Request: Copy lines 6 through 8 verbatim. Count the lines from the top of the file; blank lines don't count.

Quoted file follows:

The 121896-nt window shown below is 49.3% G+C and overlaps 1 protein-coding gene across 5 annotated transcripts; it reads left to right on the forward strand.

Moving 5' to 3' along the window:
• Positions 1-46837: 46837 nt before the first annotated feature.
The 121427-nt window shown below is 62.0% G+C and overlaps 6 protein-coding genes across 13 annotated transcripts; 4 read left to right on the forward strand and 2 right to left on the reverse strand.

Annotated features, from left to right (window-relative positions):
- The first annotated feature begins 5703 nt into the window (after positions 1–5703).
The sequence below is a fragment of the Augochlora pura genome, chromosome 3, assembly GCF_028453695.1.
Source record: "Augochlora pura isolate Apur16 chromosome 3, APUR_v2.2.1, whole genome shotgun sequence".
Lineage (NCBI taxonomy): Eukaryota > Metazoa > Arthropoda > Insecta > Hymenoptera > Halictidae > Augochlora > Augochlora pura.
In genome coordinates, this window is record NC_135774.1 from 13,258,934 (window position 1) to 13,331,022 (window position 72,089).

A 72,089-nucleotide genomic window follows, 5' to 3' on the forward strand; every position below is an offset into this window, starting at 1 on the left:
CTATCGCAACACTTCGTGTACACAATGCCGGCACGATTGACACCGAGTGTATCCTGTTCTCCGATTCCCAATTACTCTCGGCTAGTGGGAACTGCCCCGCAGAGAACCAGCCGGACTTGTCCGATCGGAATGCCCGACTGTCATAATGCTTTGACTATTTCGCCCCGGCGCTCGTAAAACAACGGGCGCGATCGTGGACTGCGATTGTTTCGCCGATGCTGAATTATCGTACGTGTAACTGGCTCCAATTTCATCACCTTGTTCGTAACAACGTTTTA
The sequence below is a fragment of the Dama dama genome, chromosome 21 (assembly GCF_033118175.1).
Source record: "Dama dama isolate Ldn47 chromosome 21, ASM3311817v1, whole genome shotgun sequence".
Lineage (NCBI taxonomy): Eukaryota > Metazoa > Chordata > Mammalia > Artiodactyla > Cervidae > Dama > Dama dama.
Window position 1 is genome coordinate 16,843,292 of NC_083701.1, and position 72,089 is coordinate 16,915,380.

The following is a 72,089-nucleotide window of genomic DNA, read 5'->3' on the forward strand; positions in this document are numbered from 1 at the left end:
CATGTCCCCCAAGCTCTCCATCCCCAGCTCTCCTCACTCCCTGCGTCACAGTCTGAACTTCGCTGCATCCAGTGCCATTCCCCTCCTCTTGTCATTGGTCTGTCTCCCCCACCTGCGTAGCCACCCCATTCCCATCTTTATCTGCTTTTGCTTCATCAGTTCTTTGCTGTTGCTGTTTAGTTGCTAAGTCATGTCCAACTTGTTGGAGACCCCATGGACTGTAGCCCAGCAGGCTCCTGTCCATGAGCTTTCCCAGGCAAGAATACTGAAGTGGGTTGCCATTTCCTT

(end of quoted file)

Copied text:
- The first annotated feature begins 5703 nt into the window (after positions 1–5703).
The sequence below is a fragment of the Augochlora pura genome, chromosome 3, assembly GCF_028453695.1.
Source record: "Augochlora pura isolate Apur16 chromosome 3, APUR_v2.2.1, whole genome shotgun sequence".